John Otto

drummer John Otto of Limp Bizkit“Developing things like soloing and independence is an ongoing battle. Working on that stuff will never stop until you leave this Earth.”

Four years ago, when John Otto was first featured in Modern Drummer, the then twenty-three-year-old spoke with a wisdom and knowledge that belied his age. “When I started listening to jazz, I didn’t understand the music,” Otto said. “But I thought, ‘These guys wouldn’t have any problems playing any kind of music.’ I wanted to be able to do that.”

Through hard work and practice, Otto has exceeded his wildest musical dreams, turning himself into a monster drummer. He’s incorporated jazz fluency and groove efficiency into a drumming style that is his and his alone. And as a member of Limp Bizkit, a band that creates their chart-topping songs through collective improvisation, Otto has had the chance to stretch his chops and test his metal. With singer Fred Durst, bassist Sam Rivers, DJ Lethal, and new guitarist Mike Smith, Otto has achieved something rare in these days of soulless pop stars, motorized hip-hop, and Pro Tools machinery.

Typically recorded without a click track, Limp Bizkit’s mammoth grooves are as natural as the jungle and often just as ferocious, all thanks to Otto’s slippery and smoking 2-and-4 alignment. The band has also been quite resourceful, evolving in ways that pretenders to their throne could never imagine. At the center of their growth is an outlook that admits everything and denies nothing. Rap? Jazz? Metal? Hip-hop? It’s all there in the Bizkit brand, and it starts from the ground up with John Otto’s inclusive worldview of drumming styles past and present. Advertisement

Grounded in metal, jazz, and hip-hop, Otto’s fireball rhythms are the grease that makes the Bizkit cook. A native of Jacksonville, Florida, Otto grew up listening to everyone from John Bonham and Lars Ulrich to Elvin Jones and Bill Stewart. Beyond simple lip service to the greats of jazz, Otto has put in serious woodshed time and academic study, starting back at his days at the Anderson School Of The Performing Arts and moving forward to high school drum corps and individual instruction with noted teacher Rick Kirkland. Otto spent time deconstructing Elvin’s solos as well as Bonham’s sound. And he’s studied the mad genius of Vinnie Colaiuta, but also the academic texts of Ted Reed and Kim Plainfield.

More recently, Otto has recorded his own loops CD and mastered the art of playing two bass drums. (Besides the usual way of playing double bass, he’s developed a technique of playing two pedals simultaneously with one foot.) Otto has also started his own media company. And he has somehow found the time to record Limp Bizkit’s latest release, Results May Vary.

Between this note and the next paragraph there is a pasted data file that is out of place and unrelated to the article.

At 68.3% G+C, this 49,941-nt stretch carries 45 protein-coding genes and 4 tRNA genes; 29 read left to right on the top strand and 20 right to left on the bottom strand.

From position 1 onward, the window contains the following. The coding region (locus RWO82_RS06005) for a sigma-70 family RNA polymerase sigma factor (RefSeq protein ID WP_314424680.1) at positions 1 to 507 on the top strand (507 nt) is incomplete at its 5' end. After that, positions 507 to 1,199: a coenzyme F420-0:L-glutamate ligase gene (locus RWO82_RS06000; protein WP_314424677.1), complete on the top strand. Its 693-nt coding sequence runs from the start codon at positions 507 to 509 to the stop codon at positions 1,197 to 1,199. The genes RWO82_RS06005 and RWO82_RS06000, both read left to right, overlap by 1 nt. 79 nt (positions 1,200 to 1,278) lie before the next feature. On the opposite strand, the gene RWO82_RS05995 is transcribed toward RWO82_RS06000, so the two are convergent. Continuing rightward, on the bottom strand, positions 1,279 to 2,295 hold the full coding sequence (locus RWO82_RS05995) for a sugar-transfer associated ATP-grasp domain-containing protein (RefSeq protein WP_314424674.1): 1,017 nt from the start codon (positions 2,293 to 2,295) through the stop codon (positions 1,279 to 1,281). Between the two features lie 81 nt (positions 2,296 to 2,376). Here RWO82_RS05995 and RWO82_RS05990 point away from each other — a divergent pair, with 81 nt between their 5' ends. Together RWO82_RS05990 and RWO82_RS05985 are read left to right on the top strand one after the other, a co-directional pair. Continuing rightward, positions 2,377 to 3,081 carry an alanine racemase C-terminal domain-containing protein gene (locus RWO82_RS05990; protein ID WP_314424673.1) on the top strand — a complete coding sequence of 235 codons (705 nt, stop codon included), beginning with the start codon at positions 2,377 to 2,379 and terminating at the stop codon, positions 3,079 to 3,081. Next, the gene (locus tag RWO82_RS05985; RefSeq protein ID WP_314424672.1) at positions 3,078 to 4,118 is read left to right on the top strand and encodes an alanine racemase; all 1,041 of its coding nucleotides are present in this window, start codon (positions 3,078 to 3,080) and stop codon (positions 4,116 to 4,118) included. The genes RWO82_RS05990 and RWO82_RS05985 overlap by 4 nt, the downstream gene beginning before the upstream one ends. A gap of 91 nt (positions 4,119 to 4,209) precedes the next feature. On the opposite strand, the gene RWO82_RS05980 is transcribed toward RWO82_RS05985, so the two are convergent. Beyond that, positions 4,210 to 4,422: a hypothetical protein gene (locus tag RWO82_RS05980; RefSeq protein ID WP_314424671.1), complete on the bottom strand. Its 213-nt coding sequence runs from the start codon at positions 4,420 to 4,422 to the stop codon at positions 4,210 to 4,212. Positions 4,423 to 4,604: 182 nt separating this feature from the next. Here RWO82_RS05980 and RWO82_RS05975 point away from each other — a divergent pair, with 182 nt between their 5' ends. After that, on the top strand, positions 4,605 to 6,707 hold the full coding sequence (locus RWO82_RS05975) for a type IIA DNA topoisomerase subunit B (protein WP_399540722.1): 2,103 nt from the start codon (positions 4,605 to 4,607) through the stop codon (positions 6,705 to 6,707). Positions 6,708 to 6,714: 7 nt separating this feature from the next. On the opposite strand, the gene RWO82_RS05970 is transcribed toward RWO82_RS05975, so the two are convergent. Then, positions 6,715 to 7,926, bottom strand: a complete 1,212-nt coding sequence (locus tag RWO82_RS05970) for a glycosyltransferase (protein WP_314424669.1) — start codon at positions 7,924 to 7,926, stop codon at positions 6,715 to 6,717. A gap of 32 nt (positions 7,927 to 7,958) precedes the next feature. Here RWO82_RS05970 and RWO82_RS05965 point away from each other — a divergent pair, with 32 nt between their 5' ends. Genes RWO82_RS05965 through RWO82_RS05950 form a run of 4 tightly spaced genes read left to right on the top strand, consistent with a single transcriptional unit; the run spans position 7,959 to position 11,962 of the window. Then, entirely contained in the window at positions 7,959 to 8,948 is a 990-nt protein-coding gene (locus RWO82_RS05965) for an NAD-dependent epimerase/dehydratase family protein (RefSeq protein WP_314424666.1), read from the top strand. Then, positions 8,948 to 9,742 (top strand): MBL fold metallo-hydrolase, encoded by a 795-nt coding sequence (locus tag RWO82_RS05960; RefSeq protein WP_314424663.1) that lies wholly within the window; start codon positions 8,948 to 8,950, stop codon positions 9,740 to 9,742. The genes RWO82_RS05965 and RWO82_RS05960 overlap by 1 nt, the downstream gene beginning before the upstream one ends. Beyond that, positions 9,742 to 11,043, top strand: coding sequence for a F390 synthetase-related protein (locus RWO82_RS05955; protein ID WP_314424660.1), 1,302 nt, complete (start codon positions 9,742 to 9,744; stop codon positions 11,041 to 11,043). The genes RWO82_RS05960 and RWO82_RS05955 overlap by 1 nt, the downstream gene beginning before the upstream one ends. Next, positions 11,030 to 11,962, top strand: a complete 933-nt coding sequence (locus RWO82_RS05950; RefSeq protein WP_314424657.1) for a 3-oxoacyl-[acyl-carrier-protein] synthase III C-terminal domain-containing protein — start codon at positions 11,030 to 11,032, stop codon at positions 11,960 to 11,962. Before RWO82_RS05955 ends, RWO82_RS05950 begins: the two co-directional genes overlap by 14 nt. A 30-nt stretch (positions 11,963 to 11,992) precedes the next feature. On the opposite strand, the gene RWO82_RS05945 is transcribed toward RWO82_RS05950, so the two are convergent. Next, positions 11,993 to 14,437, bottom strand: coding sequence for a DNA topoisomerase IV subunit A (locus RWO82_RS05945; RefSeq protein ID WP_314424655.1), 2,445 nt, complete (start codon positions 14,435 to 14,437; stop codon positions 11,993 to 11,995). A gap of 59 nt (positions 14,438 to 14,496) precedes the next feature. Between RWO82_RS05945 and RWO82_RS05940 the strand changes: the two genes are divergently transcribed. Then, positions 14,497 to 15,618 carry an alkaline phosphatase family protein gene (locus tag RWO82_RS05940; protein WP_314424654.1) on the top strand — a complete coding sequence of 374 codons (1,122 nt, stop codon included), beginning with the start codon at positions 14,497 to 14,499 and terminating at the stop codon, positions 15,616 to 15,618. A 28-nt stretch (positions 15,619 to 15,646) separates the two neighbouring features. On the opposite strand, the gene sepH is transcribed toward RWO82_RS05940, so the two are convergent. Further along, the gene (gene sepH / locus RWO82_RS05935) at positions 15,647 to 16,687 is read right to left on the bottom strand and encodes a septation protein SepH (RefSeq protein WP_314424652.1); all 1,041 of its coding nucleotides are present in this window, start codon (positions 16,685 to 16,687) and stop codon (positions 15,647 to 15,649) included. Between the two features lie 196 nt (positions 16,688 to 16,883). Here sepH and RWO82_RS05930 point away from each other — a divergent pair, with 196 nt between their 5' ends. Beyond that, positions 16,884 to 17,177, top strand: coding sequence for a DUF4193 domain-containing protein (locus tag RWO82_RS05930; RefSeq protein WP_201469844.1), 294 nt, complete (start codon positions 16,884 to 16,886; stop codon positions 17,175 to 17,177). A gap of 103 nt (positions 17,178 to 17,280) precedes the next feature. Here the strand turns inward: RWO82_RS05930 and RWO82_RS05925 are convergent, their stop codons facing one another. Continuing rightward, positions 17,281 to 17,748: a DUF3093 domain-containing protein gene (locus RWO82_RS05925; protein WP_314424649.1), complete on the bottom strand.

On the band’s previous hit album, Chocolate Starfish And The Hot Dog Flavored Water, Otto put his years of experience and expertise to the test, merging feline hip-hop grooves and furious sticking with the band’s freewheeling jams. The drummer popped it low and mean on “Hot Dog,” got loose and lumbering on “My Generation,” wailed like Bonham on steroids in “Full Nelson,” and laid down cannonball grooves on “Livin’ It Up,” “Take A Look Around,” and the caterwauling “Boiler.” Advertisement

Results May Vary reveals an Otto of a different stripe. The band has changed gears, replacing a guitarist and adding a harder, more menacing approach. Results is a dropkick to the groin with hardly a moment to catch your breath. Otto is merciless throughout. From “Eat You Alive” and “Gimme The Mic” to “Creamer,” he shows why he’s one of the most versatile, creative, fluid, and fiery drummers working today.


MD: Most people don’t think of drummers playing metal or hip-hop as being particularly expressive, but you’re extremely open, flexible, and fluid. Is that all because of your extensive training?

John: I think it is. It’s all those hours in the practice room and a lot of playing experience. After all that time spent on the instrument, you get to a point where you don’t have to think about things. Your playing becomes like a language, where you’re simply speaking your mind, getting your thoughts out without having to think of the words.

MD: A lot of jazz drummers are into certain rock drummers, but it’s not usually the other way around. Most metal guys wouldn’t know Elvin Jones from The Muppets’ Animal.

John: I listened to Elvin Jones a lot. Years ago I studied with this dude named Rick Kirkland. When I went to him for lessons, I told him I wanted to be able to play jazz. At that point I couldn’t play it and I didn’t understand it, but the music amazed me. It sounded cool. I eventually got into albums like Miles Davis’s Bitches Brew. I was into Dave Weckl for a minute. To this day, I always listen to Vinnie Colaiuta, and, of course, Steve Gadd.

MD: Why did you ultimately pursue rock over jazz?

John: That’s what I grew up with. I listened to Metallica, but also Big Daddy Kane. For me, it was always metal and rap. I’m a product of that generation. I make beats.
That said, I was influenced by a lot of different music coming up. When I got into studying drums, I decided to study it all. I don’t claim to be a super-jazzer, but I can read charts, and I love to play samba.

MD: You have that fluidity, which makes everything feel good.

John: That’s what it’s all about.

Ken Micallef